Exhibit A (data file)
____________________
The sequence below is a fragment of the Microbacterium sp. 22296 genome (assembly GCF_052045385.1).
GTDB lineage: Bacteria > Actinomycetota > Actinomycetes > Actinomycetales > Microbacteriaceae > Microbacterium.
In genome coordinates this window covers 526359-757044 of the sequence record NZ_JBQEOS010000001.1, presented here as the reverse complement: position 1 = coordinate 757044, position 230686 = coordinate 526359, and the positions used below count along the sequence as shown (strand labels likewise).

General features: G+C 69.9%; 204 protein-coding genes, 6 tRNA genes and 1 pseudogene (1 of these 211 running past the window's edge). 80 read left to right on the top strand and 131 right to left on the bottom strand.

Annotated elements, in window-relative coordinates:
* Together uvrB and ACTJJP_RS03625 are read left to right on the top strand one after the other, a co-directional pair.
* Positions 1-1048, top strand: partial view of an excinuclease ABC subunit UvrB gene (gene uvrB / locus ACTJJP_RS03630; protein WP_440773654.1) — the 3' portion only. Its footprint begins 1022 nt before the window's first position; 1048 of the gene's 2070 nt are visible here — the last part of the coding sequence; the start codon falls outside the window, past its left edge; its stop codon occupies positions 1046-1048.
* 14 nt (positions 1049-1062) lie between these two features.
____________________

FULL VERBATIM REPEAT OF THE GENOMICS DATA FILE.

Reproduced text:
The sequence below is a fragment of the Microbacterium sp. 22296 genome (assembly GCF_052045385.1).
GTDB lineage: Bacteria > Actinomycetota > Actinomycetes > Actinomycetales > Microbacteriaceae > Microbacterium.
In genome coordinates this window covers 526359-757044 of the sequence record NZ_JBQEOS010000001.1, presented here as the reverse complement: position 1 = coordinate 757044, position 230686 = coordinate 526359, and the positions used below count along the sequence as shown (strand labels likewise).

General features: G+C 69.9%; 204 protein-coding genes, 6 tRNA genes and 1 pseudogene (1 of these 211 running past the window's edge). 80 read left to right on the top strand and 131 right to left on the bottom strand.

Annotated elements, in window-relative coordinates:
* Together uvrB and ACTJJP_RS03625 are read left to right on the top strand one after the other, a co-directional pair.
* Positions 1-1048, top strand: partial view of an excinuclease ABC subunit UvrB gene (gene uvrB / locus ACTJJP_RS03630; protein WP_440773654.1) — the 3' portion only. Its footprint begins 1022 nt before the window's first position; 1048 of the gene's 2070 nt are visible here — the last part of the coding sequence; the start codon falls outside the window, past its left edge; its stop codon occupies positions 1046-1048.
* 14 nt (positions 1049-1062) lie between these two features.